Thursday, January 2, 2014

Clearing The Air



Misty or foggy days can add a whole new dimension to a photographic subject. It creates a quiet mood and adds a sense of mystery to a scene. But not in this case. This very foggy day in New England only served to hide the beautiful fall color in the trees across a pond, and did nothing to enhance the scene.

What to do? I contemplated not taking the shot at all, knowing that the fog would prevent the strong colors from showing. But then I thought, nothing ventured nothing gained. I had nothing to lose by investing a few minutes of my time and a few spaces on a memory card to take the shot.

Sure enough, it looked awful on the viewscreen on the back of the camera., although the histogram looked fine, indicating adequate exposure. 
No problem, I would reserve judgment until I got back to my office to view it on the big monitor, and see if Lightroom could bring this image back to what I saw in my mind (but not what the actual scene looked like).

By now you are probably thinking you have heard this story before. Crummy image, saved by Lightroom. Bingo. You are absolutely right.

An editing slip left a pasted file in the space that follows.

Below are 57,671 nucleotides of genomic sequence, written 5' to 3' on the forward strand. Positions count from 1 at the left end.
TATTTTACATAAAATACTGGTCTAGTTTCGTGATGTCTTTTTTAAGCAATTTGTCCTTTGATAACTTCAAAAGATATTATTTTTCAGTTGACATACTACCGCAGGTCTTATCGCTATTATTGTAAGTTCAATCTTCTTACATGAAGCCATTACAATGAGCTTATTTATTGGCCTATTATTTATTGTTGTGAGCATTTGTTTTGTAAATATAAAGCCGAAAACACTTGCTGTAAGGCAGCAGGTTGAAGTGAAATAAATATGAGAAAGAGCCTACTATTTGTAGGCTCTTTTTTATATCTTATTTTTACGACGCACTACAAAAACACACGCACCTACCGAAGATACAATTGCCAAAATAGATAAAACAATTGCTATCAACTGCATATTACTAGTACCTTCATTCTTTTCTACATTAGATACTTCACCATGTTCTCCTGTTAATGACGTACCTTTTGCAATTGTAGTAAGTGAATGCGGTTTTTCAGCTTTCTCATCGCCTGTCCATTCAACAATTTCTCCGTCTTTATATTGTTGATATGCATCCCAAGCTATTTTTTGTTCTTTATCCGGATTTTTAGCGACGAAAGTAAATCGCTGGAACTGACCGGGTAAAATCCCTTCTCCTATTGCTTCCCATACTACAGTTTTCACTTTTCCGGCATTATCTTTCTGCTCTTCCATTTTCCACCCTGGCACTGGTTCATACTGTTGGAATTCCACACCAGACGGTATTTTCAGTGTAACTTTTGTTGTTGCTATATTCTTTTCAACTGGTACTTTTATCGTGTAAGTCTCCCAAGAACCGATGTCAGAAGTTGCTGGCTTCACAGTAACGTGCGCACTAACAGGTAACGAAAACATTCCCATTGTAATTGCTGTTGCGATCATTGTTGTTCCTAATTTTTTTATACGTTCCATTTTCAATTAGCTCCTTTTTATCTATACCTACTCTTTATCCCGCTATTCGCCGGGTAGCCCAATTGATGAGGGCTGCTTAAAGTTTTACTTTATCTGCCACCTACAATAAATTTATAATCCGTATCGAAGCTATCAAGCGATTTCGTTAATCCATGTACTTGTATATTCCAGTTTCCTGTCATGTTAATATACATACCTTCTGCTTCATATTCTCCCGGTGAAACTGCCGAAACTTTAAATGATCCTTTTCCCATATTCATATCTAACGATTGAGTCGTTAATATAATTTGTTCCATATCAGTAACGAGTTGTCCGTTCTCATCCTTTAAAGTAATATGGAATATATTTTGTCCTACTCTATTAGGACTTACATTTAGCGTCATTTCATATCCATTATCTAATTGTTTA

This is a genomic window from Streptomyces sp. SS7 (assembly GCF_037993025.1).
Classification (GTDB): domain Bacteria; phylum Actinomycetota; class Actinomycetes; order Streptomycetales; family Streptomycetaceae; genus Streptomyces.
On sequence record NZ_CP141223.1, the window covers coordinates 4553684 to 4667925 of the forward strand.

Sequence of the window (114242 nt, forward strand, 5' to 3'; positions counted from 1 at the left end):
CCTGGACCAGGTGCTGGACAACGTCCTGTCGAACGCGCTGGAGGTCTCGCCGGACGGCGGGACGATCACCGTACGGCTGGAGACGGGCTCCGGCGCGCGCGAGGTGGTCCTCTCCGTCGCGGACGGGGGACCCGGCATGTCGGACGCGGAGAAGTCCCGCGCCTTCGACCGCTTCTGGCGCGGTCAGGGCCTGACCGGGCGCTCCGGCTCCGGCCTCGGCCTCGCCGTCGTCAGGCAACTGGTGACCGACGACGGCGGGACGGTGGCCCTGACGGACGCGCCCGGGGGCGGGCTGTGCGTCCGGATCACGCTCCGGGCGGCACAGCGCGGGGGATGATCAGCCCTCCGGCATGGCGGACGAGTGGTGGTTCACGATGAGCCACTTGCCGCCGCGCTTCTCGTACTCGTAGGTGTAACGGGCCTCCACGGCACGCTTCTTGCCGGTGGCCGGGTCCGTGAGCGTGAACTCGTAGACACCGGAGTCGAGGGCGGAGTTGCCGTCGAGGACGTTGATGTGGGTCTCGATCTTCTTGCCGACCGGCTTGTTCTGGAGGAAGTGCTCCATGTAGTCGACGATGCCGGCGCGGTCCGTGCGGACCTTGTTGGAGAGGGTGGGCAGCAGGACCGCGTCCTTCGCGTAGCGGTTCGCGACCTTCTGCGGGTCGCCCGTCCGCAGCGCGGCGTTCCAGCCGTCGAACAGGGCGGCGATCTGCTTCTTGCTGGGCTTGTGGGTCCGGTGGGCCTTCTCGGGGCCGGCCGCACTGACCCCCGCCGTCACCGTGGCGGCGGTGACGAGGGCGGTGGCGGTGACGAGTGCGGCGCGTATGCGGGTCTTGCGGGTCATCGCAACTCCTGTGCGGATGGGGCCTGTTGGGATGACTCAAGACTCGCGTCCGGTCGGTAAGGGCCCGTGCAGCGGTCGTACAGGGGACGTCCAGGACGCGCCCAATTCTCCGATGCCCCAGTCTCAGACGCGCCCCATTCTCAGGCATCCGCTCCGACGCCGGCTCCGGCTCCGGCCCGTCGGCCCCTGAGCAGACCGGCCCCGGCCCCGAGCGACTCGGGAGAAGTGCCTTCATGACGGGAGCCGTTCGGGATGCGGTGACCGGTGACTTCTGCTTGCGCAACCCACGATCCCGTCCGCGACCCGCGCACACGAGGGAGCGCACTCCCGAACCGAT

By simply expanding the range of blacks and whites in Lightroom, and tweaking vibrance and saturation a bit, the muddy, thin-looking, grayish BEFORE image became the punchy, bright AFTER image. These simple changes essentially created an entirely different image, and in my opinion, a more successful image than what had existed before.

Even though Lightroom is very sophisticated software that is capable of making significant modifications to an image, it is astonishingly easy to use and to learn. Many people are frightened of Lightroom and have heard horror stories that are inaccurate about various problems, or about having to make major changes in their method of filing or storing images. Those horror stories come from people who have not learned the proper use of the software, or perhaps received instruction from someone who was not well-versed in the program.

Using Lightroom is as simple as it gets, and can enable you to make significant improvements to your images with very little work. If you have the time to take an in-depth class in March in Richmond, Virginia, I highly recommend that you take the plunge. You will not regret it. Details here

Shutter Speed 1/160 sec.  Aperture f/6.3.  ISO 200.  Lens: Canon 70-200mm f/4 IS set at 70mm.  Camera: Canon 40D.  Handheld.

TODAY’S QUOTE: “Derive happiness in oneself from a good day’s work, from illuminating the fog that surrounds us.”  --Henri Matisse

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